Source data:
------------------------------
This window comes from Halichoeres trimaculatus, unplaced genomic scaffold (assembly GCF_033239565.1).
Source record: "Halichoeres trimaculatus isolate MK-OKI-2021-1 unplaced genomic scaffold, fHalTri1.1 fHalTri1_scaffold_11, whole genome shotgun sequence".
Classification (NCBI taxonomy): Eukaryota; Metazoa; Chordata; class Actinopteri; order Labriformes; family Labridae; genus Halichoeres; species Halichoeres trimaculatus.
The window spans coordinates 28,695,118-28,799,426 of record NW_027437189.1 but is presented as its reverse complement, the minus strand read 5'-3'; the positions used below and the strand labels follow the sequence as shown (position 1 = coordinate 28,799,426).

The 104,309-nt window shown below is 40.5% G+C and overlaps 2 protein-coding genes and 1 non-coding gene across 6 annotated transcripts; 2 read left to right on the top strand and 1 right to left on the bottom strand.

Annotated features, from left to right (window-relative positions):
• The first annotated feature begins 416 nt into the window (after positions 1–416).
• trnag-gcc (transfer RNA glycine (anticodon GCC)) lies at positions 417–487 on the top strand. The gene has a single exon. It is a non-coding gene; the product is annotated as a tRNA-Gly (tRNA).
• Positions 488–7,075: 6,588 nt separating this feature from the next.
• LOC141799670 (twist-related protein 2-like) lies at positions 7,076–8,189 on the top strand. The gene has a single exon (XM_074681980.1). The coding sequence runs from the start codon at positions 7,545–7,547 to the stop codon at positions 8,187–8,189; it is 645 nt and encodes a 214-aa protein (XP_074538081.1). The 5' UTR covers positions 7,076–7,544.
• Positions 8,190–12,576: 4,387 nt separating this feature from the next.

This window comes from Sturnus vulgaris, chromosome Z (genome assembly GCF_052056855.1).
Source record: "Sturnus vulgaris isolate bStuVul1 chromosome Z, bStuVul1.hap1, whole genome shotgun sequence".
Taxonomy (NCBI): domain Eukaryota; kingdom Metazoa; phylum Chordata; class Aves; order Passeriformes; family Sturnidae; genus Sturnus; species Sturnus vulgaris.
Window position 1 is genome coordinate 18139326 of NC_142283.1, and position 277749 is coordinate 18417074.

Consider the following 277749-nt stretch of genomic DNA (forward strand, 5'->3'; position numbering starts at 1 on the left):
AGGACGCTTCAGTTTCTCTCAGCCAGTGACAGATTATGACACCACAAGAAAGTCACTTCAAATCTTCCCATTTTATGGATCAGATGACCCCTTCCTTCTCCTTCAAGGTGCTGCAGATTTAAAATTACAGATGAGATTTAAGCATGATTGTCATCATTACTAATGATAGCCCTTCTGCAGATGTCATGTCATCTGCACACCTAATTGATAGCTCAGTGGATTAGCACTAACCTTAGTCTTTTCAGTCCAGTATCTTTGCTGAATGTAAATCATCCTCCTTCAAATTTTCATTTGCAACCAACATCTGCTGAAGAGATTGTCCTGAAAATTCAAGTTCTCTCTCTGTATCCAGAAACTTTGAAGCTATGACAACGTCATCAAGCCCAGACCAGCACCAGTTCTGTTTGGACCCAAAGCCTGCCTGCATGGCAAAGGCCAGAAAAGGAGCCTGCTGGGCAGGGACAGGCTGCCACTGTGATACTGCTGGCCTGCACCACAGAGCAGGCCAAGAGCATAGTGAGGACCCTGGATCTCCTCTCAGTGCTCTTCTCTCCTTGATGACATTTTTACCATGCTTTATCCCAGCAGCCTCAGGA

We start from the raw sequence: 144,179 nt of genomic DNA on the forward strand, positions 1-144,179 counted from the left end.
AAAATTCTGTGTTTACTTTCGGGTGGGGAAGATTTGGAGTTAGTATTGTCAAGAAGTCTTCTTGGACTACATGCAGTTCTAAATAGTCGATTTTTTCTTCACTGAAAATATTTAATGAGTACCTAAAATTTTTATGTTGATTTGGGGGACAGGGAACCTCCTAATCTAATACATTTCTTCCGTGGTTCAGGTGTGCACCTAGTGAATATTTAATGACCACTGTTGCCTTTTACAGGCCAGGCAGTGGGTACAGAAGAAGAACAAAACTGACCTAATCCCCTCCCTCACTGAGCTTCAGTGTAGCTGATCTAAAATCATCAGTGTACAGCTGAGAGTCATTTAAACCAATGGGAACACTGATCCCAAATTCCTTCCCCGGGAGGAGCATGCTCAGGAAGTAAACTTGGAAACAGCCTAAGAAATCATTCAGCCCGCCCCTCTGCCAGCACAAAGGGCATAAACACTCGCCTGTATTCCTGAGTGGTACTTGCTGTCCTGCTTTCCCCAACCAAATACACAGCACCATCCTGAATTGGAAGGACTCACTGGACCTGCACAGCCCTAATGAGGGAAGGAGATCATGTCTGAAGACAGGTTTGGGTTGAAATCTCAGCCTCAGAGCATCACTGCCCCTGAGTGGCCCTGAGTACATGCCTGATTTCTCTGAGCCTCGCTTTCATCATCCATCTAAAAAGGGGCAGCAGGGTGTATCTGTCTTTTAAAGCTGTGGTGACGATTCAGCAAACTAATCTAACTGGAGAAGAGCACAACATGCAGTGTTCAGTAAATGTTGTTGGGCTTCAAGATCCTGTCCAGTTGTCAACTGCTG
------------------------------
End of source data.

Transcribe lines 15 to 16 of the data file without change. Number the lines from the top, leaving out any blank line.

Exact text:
Window position 1 is genome coordinate 18139326 of NC_142283.1, and position 277749 is coordinate 18417074.

Consider the following 277749-nt stretch of genomic DNA (forward strand, 5'->3'; position numbering starts at 1 on the left):